Obviously when it comes to Anthony Hopkins reprising his role as Hannibal Lecter, we are treated to nothing less than a fantastic performance. We finally see what the monster is like out of the cage and in many ways, the character is likeable. The slithering snake moving about in the darkness of a cell is gone, instead replaced by a refined and classy man who will murder you at the drop of a hat. He is nicely balanced by the raw evil of Mason Verger, played by an unrecognizable Gary Oldman. Their interaction is absolutely sublime but there is simply not enough of it and that's where some of the flaws in this film arise. 

With its central theme of betrayal and staying true to one's self and ideals, the film does jump around quite a bit and while Clarice's fall from grace and infallibility are fascinating, she feels like an unnecessary character here.  It's no fault of Julianne Moore, who takes over the role from Jodie Foster, it's simply the fact that Clarice is just...there when it comes to the story. Hannibal and his attempt to betray who and what he is, is a far more fascinating journey to go on as we watch him go from refined gentleman back to the vicious murderer we come to expect. Especially since the ending dinner scene is one of the coolest, grossest and bone chilling scenes in recent years.  More of that, and more of Hannibal's journey would have undoubtedly made this film as popular as its predecessor.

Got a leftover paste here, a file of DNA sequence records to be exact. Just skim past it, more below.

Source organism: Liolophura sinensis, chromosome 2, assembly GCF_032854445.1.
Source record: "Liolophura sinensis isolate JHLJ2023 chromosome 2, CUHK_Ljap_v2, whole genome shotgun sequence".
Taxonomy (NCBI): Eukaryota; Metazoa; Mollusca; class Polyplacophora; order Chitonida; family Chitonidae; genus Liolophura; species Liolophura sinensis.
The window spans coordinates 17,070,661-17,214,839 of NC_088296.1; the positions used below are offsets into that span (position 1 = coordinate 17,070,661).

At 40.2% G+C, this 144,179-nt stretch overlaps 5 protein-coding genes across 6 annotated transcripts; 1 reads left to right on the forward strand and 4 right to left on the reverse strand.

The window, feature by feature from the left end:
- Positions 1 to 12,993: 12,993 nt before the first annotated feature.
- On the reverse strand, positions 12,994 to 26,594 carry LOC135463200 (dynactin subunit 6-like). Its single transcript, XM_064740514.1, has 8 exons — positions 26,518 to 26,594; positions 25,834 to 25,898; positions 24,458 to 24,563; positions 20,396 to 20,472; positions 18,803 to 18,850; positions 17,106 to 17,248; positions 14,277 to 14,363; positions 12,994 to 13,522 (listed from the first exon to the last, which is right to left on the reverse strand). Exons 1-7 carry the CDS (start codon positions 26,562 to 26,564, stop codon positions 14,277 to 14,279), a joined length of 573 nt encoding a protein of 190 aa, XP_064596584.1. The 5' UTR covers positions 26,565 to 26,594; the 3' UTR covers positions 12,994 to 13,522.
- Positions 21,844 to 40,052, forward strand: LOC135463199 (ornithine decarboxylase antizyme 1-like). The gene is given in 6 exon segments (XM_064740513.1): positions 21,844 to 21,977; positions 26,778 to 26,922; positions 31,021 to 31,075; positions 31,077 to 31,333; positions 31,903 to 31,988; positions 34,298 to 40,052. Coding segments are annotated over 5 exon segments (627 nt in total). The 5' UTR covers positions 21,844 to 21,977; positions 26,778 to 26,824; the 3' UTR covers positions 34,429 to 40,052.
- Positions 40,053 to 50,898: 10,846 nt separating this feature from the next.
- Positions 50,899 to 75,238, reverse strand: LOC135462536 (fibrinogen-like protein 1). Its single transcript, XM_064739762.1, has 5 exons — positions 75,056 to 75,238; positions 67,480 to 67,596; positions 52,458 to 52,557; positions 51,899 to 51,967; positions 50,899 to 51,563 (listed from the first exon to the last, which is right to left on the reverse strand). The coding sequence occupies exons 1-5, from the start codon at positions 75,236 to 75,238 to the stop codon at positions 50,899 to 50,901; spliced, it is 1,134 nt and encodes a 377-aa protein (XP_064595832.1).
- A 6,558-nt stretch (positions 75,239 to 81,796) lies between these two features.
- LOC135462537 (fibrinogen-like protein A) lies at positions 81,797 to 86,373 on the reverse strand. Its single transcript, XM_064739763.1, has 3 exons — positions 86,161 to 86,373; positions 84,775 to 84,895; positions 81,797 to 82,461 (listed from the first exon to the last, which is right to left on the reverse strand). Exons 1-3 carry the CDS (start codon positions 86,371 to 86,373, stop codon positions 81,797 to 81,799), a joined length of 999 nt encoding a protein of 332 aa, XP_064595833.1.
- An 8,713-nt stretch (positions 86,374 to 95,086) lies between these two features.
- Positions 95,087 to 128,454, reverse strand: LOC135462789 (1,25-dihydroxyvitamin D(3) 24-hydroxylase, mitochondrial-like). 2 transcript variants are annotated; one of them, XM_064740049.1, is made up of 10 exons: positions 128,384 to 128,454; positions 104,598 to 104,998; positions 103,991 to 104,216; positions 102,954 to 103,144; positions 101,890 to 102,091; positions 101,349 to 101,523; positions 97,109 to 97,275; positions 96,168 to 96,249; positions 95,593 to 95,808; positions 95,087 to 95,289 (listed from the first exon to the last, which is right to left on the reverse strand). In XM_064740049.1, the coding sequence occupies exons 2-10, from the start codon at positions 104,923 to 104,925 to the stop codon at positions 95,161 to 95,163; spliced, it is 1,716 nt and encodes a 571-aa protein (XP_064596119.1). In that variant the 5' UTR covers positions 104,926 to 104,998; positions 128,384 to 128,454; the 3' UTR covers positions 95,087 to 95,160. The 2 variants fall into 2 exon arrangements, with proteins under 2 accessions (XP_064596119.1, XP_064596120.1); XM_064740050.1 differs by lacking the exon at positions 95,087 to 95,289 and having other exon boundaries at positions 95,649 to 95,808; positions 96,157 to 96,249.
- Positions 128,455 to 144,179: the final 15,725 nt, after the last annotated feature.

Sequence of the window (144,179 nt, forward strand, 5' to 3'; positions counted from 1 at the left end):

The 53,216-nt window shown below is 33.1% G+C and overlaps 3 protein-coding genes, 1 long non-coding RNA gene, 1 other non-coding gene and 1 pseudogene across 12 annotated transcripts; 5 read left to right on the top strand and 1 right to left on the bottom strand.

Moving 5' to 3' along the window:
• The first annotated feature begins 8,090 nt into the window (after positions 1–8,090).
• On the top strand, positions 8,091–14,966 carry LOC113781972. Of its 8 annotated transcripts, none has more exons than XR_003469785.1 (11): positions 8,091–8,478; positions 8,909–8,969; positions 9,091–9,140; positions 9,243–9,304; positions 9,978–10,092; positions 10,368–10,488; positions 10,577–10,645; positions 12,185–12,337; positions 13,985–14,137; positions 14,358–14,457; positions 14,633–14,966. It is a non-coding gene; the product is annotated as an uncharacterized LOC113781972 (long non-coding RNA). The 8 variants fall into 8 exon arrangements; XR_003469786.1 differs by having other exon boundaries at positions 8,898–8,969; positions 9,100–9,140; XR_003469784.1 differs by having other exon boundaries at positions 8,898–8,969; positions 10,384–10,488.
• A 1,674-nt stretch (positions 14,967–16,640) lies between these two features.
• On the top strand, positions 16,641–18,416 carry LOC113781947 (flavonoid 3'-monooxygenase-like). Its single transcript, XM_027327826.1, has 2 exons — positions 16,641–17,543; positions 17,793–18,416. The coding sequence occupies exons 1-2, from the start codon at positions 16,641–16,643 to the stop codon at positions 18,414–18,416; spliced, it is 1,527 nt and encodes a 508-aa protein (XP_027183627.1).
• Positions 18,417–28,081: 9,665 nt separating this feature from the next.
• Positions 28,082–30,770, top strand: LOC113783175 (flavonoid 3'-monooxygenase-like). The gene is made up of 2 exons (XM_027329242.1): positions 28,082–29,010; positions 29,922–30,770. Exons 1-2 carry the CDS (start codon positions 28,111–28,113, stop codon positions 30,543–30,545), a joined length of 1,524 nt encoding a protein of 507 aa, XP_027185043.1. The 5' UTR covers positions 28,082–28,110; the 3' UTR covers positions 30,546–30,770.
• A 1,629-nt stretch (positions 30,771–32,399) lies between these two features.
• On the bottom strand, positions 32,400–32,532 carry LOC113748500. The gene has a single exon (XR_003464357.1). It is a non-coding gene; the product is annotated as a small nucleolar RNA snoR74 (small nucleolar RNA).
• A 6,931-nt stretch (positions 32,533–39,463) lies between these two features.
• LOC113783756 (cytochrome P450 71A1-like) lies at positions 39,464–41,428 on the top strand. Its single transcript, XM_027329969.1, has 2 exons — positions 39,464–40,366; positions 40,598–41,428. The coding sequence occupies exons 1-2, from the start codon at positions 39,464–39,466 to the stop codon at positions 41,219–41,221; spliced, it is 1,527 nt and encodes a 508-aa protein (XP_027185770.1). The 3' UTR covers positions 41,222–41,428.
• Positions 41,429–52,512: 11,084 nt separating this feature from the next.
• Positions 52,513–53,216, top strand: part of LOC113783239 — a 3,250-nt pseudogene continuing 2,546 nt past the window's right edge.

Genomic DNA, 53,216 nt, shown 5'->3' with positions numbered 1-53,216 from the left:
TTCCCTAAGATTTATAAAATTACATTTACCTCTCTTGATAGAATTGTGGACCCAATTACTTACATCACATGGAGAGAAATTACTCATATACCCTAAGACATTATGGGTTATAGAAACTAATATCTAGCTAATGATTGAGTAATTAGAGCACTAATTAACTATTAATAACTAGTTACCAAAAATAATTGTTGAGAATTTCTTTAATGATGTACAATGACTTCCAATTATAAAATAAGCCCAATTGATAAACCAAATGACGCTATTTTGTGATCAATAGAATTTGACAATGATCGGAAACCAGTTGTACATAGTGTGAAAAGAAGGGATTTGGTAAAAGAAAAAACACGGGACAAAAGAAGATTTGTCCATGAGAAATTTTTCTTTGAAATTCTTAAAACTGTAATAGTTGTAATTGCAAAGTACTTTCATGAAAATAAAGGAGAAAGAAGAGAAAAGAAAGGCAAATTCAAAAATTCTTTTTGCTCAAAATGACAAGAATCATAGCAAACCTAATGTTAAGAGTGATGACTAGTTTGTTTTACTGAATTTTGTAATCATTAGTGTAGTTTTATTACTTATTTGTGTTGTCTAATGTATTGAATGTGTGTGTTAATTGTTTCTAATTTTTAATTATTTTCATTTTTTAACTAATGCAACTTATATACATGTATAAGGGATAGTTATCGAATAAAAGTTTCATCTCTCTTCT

But it is by no means an awful motion picture.  Hannibal is actually quite an enjoyable ride, a slow burning horror film that builds up to its end nicely, it just feels lost at times and that's unfortunate because there is a lot to like here.  If you haven't seen it, do so, if anything for that incredible ending.  


Written by John Edward Betancourt

It is interesting how much our past, for the sake of this article the bad, truly defines who we are as a person and determines our past and our future. Those moments that haunt us, despite our best efforts to shake them can sometimes influence our decision making or steer us clear of situations that remind us of yesteryear.

For some folks it goes to an extreme, the past simply consumes them and they face all the ugly in their lives every waking moment of every day, paralyzing their life. Despite all of this however we all share a common goal, to take the negative from days gone bye and use it to make our lives better.  To learn and grow from it, to be strong people and make amazing decisions, and perhaps make the world a better place in doing so.  It is that ideal that takes the stage in one of the finest horror films ever made...The Silence of the Lambs.